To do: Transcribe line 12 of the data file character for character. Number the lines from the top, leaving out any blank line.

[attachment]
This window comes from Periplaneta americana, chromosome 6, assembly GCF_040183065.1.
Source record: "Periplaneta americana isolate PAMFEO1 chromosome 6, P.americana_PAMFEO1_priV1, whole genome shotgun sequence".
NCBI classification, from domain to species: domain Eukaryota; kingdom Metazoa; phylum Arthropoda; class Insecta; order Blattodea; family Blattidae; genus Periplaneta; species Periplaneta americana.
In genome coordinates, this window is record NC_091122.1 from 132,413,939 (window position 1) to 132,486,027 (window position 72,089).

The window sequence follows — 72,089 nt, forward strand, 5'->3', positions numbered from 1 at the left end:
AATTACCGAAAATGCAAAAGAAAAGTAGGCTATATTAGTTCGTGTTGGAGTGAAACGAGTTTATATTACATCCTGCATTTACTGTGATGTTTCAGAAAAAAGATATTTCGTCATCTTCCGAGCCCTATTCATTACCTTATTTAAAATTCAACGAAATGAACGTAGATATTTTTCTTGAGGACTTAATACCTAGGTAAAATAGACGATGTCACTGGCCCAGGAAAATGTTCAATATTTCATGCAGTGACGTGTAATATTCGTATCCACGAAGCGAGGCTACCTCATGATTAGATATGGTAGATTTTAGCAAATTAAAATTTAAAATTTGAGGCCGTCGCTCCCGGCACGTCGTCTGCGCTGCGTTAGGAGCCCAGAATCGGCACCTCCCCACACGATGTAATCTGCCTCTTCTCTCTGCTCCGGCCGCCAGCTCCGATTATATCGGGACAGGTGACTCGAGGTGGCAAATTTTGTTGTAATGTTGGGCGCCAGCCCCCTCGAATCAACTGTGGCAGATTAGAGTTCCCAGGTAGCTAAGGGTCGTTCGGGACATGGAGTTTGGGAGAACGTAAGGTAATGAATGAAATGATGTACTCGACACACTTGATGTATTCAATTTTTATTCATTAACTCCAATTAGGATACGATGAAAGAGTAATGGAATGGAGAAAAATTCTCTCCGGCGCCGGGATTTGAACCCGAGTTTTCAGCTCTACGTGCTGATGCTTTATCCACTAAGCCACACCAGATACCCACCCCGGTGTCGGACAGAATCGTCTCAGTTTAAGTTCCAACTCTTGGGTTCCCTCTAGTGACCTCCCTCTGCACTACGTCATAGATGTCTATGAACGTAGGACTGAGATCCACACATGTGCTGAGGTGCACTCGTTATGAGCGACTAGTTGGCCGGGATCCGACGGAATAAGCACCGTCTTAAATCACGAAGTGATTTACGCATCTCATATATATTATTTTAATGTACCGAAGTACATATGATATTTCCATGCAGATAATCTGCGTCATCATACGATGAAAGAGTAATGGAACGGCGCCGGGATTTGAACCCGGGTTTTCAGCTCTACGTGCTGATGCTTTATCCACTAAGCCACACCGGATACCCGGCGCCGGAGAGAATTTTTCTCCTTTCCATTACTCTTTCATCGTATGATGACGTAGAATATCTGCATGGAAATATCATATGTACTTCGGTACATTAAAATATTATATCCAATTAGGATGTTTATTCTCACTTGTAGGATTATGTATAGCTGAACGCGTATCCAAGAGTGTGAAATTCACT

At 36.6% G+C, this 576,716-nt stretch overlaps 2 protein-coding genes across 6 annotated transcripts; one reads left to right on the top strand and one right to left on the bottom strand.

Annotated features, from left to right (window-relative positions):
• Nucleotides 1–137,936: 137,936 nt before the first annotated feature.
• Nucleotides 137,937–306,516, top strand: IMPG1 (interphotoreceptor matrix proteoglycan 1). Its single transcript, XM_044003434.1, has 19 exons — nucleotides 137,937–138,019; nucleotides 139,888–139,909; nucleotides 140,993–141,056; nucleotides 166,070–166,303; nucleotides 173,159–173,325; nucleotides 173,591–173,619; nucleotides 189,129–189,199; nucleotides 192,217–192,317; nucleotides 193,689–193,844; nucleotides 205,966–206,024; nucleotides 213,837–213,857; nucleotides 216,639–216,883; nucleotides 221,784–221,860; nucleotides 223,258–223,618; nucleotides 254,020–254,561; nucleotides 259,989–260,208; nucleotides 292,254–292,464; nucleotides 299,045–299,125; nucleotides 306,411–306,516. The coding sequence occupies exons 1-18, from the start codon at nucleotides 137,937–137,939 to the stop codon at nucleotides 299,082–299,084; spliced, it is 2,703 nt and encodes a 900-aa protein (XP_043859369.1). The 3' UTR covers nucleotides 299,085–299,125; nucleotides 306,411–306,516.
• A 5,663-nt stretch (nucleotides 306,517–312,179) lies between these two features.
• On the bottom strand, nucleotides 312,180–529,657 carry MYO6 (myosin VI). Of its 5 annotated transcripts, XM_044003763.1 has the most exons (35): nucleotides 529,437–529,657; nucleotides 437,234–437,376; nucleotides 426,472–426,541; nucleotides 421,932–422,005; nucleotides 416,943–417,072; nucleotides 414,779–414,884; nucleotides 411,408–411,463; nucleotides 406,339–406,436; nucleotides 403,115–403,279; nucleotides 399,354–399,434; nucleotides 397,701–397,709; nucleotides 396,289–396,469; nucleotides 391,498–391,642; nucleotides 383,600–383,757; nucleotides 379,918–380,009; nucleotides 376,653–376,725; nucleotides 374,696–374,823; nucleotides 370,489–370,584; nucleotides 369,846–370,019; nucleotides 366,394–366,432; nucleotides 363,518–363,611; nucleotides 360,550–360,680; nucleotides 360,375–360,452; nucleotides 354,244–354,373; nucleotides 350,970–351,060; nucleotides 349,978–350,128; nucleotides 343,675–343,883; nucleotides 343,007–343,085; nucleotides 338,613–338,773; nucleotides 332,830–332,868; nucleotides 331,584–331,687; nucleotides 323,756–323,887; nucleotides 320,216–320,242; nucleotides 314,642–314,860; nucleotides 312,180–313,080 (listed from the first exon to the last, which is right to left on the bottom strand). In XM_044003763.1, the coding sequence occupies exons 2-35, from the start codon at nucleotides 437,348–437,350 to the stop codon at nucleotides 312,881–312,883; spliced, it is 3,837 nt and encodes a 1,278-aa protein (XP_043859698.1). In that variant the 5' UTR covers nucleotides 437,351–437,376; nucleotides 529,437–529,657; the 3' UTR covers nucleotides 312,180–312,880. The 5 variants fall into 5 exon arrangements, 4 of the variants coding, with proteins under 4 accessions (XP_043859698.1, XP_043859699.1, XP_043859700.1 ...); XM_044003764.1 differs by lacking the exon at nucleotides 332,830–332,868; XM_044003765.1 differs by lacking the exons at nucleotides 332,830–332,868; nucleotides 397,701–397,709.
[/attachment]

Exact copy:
• On the bottom strand, nucleotides 312,180–529,657 carry MYO6 (myosin VI). Of its 5 annotated transcripts, XM_044003763.1 has the most exons (35): nucleotides 529,437–529,657; nucleotides 437,234–437,376; nucleotides 426,472–426,541; nucleotides 421,932–422,005; nucleotides 416,943–417,072; nucleotides 414,779–414,884; nucleotides 411,408–411,463; nucleotides 406,339–406,436; nucleotides 403,115–403,279; nucleotides 399,354–399,434; nucleotides 397,701–397,709; nucleotides 396,289–396,469; nucleotides 391,498–391,642; nucleotides 383,600–383,757; nucleotides 379,918–380,009; nucleotides 376,653–376,725; nucleotides 374,696–374,823; nucleotides 370,489–370,584; nucleotides 369,846–370,019; nucleotides 366,394–366,432; nucleotides 363,518–363,611; nucleotides 360,550–360,680; nucleotides 360,375–360,452; nucleotides 354,244–354,373; nucleotides 350,970–351,060; nucleotides 349,978–350,128; nucleotides 343,675–343,883; nucleotides 343,007–343,085; nucleotides 338,613–338,773; nucleotides 332,830–332,868; nucleotides 331,584–331,687; nucleotides 323,756–323,887; nucleotides 320,216–320,242; nucleotides 314,642–314,860; nucleotides 312,180–313,080 (listed from the first exon to the last, which is right to left on the bottom strand). In XM_044003763.1, the coding sequence occupies exons 2-35, from the start codon at nucleotides 437,348–437,350 to the stop codon at nucleotides 312,881–312,883; spliced, it is 3,837 nt and encodes a 1,278-aa protein (XP_043859698.1). In that variant the 5' UTR covers nucleotides 437,351–437,376; nucleotides 529,437–529,657; the 3' UTR covers nucleotides 312,180–312,880. The 5 variants fall into 5 exon arrangements, 4 of the variants coding, with proteins under 4 accessions (XP_043859698.1, XP_043859699.1, XP_043859700.1 ...); XM_044003764.1 differs by lacking the exon at nucleotides 332,830–332,868; XM_044003765.1 differs by lacking the exons at nucleotides 332,830–332,868; nucleotides 397,701–397,709.